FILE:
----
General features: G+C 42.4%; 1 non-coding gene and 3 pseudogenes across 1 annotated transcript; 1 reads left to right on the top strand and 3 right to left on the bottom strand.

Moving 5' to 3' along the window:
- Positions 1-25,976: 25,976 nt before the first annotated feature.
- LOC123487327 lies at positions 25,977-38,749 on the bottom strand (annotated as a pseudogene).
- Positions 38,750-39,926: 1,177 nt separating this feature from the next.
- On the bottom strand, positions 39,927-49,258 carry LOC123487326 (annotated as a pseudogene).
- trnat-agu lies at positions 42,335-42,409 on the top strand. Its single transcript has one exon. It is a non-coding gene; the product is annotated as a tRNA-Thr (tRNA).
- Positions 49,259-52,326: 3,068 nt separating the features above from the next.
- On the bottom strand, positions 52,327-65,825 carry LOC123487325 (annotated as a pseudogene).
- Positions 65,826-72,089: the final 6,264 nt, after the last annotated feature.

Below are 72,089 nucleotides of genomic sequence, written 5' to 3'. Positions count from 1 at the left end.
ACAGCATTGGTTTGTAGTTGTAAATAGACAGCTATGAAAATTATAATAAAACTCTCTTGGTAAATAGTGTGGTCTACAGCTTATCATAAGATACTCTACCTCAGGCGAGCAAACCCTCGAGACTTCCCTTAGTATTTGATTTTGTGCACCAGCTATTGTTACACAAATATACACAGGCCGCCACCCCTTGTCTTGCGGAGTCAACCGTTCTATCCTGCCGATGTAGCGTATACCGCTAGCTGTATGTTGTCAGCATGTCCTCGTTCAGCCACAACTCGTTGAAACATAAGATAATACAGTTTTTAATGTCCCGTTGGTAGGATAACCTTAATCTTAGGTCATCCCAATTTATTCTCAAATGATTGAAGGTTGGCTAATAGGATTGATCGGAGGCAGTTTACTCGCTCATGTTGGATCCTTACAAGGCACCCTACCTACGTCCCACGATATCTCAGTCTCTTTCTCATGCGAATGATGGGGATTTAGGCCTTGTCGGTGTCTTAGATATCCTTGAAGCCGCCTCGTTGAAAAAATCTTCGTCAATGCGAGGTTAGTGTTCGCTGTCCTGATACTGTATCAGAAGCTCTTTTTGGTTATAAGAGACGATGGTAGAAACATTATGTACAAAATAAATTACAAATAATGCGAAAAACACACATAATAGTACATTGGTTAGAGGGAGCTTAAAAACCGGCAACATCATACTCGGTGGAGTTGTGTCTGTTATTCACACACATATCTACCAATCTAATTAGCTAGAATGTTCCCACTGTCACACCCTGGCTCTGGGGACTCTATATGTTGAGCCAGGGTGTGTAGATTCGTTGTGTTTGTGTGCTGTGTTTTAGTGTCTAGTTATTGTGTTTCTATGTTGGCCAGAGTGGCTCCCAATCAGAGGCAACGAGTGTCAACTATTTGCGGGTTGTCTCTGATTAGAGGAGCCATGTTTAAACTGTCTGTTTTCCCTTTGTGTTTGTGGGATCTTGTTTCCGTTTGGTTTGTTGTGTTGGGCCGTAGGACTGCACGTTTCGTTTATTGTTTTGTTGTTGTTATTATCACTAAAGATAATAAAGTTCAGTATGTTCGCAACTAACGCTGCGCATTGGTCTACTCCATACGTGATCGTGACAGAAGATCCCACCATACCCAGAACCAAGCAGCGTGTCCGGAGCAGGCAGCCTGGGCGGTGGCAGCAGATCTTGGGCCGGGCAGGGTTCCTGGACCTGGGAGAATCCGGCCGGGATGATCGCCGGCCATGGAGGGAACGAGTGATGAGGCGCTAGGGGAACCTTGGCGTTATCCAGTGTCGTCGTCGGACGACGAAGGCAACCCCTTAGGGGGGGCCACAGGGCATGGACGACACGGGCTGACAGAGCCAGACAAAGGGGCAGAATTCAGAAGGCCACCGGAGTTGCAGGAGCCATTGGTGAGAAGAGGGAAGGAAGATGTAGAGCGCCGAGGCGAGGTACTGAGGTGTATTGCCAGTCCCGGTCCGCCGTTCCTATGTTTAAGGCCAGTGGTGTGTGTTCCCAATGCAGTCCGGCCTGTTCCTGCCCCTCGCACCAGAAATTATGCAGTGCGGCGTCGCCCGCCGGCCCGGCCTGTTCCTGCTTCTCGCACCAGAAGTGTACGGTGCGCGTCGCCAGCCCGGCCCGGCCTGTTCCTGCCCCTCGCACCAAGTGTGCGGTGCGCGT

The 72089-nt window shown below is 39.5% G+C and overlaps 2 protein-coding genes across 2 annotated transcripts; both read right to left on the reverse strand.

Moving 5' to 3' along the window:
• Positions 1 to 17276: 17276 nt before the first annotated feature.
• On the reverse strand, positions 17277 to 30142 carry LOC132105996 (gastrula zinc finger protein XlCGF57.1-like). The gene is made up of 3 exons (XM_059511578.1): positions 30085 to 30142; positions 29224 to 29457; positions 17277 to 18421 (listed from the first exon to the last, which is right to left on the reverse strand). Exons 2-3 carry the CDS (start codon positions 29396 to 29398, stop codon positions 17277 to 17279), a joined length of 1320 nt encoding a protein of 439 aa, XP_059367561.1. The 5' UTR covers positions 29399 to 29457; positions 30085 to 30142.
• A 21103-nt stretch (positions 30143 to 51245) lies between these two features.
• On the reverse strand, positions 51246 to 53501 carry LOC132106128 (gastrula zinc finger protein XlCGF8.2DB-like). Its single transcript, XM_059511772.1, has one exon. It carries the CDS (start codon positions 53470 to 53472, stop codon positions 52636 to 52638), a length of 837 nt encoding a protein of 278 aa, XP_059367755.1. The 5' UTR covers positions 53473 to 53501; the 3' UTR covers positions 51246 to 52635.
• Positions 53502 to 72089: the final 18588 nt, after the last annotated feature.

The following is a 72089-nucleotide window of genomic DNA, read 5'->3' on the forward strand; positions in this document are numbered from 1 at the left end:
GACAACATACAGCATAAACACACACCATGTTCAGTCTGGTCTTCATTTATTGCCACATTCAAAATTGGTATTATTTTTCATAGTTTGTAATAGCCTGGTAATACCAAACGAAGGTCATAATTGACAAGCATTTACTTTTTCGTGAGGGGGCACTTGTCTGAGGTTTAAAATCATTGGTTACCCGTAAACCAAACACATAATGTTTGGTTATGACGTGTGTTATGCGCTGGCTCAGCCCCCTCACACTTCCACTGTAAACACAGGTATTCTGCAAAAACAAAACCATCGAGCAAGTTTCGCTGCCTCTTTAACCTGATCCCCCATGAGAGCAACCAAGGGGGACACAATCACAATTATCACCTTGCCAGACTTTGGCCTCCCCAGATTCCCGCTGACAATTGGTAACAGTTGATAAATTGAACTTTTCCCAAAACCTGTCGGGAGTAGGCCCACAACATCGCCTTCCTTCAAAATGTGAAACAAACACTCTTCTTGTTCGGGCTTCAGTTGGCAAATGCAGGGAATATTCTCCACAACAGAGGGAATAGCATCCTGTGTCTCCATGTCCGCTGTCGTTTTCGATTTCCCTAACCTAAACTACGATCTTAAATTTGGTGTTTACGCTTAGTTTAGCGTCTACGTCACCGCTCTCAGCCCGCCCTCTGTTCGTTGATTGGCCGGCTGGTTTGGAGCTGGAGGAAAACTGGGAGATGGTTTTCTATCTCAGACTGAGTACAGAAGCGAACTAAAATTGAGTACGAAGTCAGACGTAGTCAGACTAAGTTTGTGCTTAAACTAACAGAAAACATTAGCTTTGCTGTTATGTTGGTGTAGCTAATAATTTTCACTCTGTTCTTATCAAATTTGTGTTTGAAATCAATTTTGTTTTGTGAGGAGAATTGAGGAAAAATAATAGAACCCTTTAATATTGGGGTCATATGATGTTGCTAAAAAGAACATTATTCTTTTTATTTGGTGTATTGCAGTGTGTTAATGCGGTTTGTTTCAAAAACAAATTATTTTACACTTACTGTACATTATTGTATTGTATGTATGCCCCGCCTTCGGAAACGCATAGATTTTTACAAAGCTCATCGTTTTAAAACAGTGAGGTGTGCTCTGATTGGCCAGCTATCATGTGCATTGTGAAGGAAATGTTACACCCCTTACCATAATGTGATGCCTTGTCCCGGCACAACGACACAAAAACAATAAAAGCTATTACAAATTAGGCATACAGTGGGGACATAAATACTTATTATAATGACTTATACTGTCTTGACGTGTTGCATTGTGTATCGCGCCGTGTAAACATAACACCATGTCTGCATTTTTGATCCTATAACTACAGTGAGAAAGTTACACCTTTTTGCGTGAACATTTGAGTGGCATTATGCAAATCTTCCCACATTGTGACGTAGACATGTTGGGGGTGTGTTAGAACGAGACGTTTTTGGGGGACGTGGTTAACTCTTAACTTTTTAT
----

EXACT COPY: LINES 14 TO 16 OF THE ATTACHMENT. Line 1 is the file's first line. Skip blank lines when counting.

Moving 5' to 3' along the window:
• Positions 1 to 17276: 17276 nt before the first annotated feature.
• On the reverse strand, positions 17277 to 30142 carry LOC132105996 (gastrula zinc finger protein XlCGF57.1-like). The gene is made up of 3 exons (XM_059511578.1): positions 30085 to 30142; positions 29224 to 29457; positions 17277 to 18421 (listed from the first exon to the last, which is right to left on the reverse strand). Exons 2-3 carry the CDS (start codon positions 29396 to 29398, stop codon positions 17277 to 17279), a joined length of 1320 nt encoding a protein of 439 aa, XP_059367561.1. The 5' UTR covers positions 29399 to 29457; positions 30085 to 30142.